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Dr. Valerie Maxwell PhD


Remember, as Dr. Rocky Wilson, Parenting Meister, says: “You can't force any child to do anything. You just structure the choices... "

It takes time to structure choices because we must really come to know our child and understand what motivates them. Time, for parents, is the scarcest commodity these days.


  1. Always strive to set positive (+) rewards: avoid punishment. Punishment usually teaches children to learn to avoid, cheat and sneak around the rules.

  2. Never make a request of a child (with whom you're having behavioral problems) without letting the child know what the consequence is of their CHOSEN action. Do not say simply: "Put your shoes in your room." Say: 'When you put your shoes in your room, you will get... to keep watching TV, have an ice cream, play a game, etc.

  3. The BEST reward is TIME with you. Get on their level "When you finish your homework by 7 pm, we can play cards together." Even if you have grounded the child, have them garden with you, go on a date with you, clean a closet together. cook or dean the kitchen with you.

  4. The punishment should fit the crime: If they got something dirty, they clean it up. If they stayed out too late, they don't go out the next night Reward good behavior after completing a (-) consequence, with (+) trust, e.g., "Let’s try it again: you can go out tomorrow because you stayed in without argument tonight. When you obey the curfew tomorrow, you get to go out again..."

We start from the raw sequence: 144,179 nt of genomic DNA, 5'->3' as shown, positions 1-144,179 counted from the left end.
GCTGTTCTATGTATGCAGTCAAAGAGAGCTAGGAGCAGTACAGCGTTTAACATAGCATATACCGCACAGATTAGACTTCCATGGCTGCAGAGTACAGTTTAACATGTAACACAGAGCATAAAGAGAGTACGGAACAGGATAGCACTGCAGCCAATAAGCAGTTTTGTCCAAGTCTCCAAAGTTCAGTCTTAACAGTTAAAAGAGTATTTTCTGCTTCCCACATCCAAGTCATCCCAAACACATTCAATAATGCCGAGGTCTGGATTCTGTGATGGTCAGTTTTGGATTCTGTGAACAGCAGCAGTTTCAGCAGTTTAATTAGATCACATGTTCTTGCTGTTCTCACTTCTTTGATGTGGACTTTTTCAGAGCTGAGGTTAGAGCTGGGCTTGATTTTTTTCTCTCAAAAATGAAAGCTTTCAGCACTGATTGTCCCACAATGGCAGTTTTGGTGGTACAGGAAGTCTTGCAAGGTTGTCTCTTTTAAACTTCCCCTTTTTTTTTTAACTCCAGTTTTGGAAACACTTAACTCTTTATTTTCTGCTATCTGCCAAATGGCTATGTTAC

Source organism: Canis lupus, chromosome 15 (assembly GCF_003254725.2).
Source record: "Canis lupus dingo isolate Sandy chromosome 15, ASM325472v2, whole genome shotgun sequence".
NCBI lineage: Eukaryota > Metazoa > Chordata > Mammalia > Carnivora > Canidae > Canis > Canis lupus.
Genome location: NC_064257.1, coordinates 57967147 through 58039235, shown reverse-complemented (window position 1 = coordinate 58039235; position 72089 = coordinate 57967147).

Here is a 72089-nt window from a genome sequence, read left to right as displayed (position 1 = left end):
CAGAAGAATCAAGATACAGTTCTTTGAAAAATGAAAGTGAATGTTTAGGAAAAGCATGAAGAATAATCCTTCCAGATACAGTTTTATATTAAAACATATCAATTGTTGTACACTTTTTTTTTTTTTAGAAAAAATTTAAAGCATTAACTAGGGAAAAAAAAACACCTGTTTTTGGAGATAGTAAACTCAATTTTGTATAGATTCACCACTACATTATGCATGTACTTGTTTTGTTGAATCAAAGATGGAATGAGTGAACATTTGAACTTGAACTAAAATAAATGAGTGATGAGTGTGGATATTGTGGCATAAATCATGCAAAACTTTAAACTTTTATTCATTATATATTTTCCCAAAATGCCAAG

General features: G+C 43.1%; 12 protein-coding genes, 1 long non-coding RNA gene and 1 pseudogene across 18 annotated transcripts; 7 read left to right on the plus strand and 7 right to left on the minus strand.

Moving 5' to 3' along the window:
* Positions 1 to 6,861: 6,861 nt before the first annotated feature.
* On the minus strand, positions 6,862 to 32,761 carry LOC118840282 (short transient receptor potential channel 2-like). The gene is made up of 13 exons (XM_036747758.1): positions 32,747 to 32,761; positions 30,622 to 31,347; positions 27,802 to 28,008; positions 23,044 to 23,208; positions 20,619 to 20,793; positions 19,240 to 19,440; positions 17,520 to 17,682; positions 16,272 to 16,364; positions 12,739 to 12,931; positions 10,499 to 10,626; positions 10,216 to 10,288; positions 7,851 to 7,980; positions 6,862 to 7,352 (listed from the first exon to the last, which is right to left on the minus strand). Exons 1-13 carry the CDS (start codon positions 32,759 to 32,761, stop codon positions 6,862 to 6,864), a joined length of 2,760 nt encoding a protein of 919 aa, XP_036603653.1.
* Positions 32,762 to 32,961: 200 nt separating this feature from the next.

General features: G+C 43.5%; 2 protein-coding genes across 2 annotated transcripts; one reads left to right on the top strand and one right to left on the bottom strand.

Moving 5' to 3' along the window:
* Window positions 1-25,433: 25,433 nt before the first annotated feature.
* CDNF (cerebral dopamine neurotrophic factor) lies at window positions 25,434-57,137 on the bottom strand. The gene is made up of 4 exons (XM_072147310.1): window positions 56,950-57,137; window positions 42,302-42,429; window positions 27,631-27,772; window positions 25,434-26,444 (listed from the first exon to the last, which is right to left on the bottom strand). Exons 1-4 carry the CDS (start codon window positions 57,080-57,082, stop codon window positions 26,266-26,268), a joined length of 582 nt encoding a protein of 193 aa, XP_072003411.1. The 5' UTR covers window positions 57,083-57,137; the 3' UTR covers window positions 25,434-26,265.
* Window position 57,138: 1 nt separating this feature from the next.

5. Always set a time limit for the consequence. “You are grounded until tomorrow."

  6. FOR ADHD KIDS: Remember, research shows that often the ADD child will know what he should not do but does it anyway. They "forget” or “space out" at the “point of performance.” You can remind them with behavioral cues (they are cueless, not clueless): Write on their hand or a post-it

    • 'Ff" To do something the FIRST TIME they're told to do it.

    • "TF' To THINK HRST before they respond or act.

    • "Q" To remain quiet.

    • ''O" To remember to organize the desk, the backpack, etc.

           **Reward them when they tell you they did!

Hold an ACADEMY: At an inconvenient time for the child, hold an academy to teach the proper behavior, saying, "Apparently you just have not practiced enough to know how to... get up and get ready or time, or to get in the car nicely......(avoid shaming the child!). Re-enact with the child the exact steps of the appropriate behavior TEN TIMES! This is based on research showing that kids report they "don't remember" or "don't really know how to do it properly.' Leaming-disabled kids report problems remembering non-defiant, cooperative behavior. Repetition helps them remember!

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